Tom Hanks is the biggest star in Hollywood and has been for over two decades.  From a start as a comedian, first on TV in Bosom Buddies and then in film with movies like Bachelor Party, Hanks got his big break, first in 1984’s Splash, then exploding into popularity in 1988 with his first Oscar nomination for Big.  Since then, he has gone on to win two Oscars, four Golden Globes, and his work with HBO on miniseries like From the Earth to the Moon, Band of Brothers, and The Pacific has won him six Emmys.

Tom Hanks, Robert Loggia, Big

Hanks is often called the “Jimmy Stewart of our generation” in that despite being the star he is, he’s a genuine person; the everyman who becomes someone with whom the audience can instantly relate.  Many actors, especially comic actors, really just play a heightened version of themselves in film.  Hanks began his career doing this, but soon disappeared into his roles and those roles defined some of the finest cinema of the last 30 years.  Apollo 13, Saving Private Ryan, the Toy Story Trilogy, Cast Away, Road to Perdition, Forrest Gump, Philadelphia, Charlie’s Wilson’s War, and the list goes on and on.  Hanks’ #11-20 films are of a quality that most actors would kill to have them as their top 10 (and I cheated and combined the Toy Stories to get two more films on the list; perks of making the rules).  Hanks turned 60 in 2016, hard as that is to believe, but he’s still Hollywood’s leading man.

Jim Lovell, Apollo 13, Tom Hanks, Ron Howard

PS – If you find yourself in a movie and Tom Hanks is the captain of whatever vessel you’re traveling on (Captain Phillips, Sully, Apollo 13)…..buckle up.  Things are going to be ok, but you’re in for a bumpy ride.  If he’s the captain of your platoon, that is another story altogether.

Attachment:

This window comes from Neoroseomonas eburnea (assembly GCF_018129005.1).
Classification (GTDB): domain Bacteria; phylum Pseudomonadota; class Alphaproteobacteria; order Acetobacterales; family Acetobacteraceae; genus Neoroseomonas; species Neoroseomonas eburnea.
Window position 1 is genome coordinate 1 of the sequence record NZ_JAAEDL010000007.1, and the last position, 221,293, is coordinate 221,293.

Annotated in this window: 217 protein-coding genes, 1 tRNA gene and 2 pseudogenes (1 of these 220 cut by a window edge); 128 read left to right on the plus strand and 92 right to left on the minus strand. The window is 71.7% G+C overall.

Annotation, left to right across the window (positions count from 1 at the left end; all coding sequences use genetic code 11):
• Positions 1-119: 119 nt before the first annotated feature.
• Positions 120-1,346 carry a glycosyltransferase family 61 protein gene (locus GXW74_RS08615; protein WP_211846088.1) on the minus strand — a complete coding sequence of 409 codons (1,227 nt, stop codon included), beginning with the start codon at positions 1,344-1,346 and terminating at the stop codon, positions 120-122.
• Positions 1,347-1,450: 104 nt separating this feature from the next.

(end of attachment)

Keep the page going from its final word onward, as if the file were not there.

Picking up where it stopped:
Continue reading Tom Hanks’ 10 Best Movies

Trailer Time: The Walk Trailer #1 *Zemeckis Looks to Make Another Live-Action Classic*

I am so incredibly glad that Robert Zemeckis has emerged from his creepy-looking animation phase (Polar Express, Adventures of Tin Tin) and gotten back to making live-action films.  Like most Americans, seeing the two towers of The World Trade Center is almost a visceral gut punch.  Perhaps this film can do a little to remove that instant revulsion as it is an incredible true story (previously the subject of the documentary Man on Wire) of a man who executed a plan to put in place a high-wire from Tower 1 to Tower 2 and walk across it.  Joseph Gordon-Levitt has become one of my favorite actors and this looks like an incredible addition to the fall slate of films.  The Walk will release October 2, 2015, and for a full plot synopsis, read below.

Twelve people have walked on the moon, but only one man – Philippe Petit  – has ever, or will ever, walk in the immense void between the World Trade Center towers. Guided by his real-life mentor, Papa Rudy (Ben Kingsley), and aided by an unlikely band of international recruits, Petit and his gang overcome long odds, betrayals, dissension and countless close calls to conceive and execute their mad plan. Robert Zemeckis, the director of such marvels as Forrest Gump, Cast Away, Back to the Future, Polar Express and Flight, again uses cutting edge technology in the service of an emotional, character-driven story. With innovative photorealistic techniques and IMAX 3D wizardry, The Walk is true big-screen cinema, a chance for moviegoers to viscerally experience the feeling of reaching the clouds. The film, a PG-rated, all-audience entertainment for moviegoers 8 to 80, unlike anything audiences have seen before, is a love letter to Paris and New York City in the 1970s, but most of all, to the Towers of the World Trade Center.
The Walk, Robert Zemeckis